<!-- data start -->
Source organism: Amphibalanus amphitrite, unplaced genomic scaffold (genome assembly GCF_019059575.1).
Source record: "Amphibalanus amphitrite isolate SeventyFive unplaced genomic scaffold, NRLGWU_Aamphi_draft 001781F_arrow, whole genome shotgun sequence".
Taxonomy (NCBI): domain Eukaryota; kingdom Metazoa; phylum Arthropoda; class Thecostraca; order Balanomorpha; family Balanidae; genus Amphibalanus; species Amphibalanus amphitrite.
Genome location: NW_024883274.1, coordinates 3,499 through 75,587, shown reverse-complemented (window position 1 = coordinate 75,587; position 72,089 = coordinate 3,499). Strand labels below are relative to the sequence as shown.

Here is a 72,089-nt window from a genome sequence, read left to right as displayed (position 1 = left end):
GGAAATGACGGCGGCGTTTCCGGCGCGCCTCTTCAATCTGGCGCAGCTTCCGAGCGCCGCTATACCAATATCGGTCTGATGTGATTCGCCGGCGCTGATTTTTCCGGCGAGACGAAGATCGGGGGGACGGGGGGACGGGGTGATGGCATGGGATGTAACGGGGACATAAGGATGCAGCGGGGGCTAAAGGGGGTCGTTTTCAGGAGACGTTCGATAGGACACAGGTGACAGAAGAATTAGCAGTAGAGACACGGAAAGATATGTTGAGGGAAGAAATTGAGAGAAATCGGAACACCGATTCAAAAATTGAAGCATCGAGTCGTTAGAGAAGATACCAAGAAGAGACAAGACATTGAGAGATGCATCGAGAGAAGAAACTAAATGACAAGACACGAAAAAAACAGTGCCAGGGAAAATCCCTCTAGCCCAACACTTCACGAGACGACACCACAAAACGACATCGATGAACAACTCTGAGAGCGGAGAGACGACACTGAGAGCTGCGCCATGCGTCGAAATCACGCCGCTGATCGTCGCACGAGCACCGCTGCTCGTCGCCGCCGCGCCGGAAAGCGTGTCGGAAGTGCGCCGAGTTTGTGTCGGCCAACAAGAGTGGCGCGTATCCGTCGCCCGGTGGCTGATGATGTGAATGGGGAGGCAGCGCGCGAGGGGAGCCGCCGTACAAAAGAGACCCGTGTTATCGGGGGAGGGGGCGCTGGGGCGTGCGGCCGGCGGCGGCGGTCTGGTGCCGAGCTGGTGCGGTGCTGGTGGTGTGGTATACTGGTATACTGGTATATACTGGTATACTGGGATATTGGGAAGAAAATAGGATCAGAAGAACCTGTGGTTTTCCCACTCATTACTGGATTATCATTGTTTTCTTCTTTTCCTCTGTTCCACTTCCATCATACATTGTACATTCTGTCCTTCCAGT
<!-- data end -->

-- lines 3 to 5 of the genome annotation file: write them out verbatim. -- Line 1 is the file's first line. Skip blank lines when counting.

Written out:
Taxonomy (NCBI): domain Eukaryota; kingdom Metazoa; phylum Arthropoda; class Thecostraca; order Balanomorpha; family Balanidae; genus Amphibalanus; species Amphibalanus amphitrite.
Genome location: NW_024883274.1, coordinates 3,499 through 75,587, shown reverse-complemented (window position 1 = coordinate 75,587; position 72,089 = coordinate 3,499). Strand labels below are relative to the sequence as shown.

Here is a 72,089-nt window from a genome sequence, read left to right as displayed (position 1 = left end):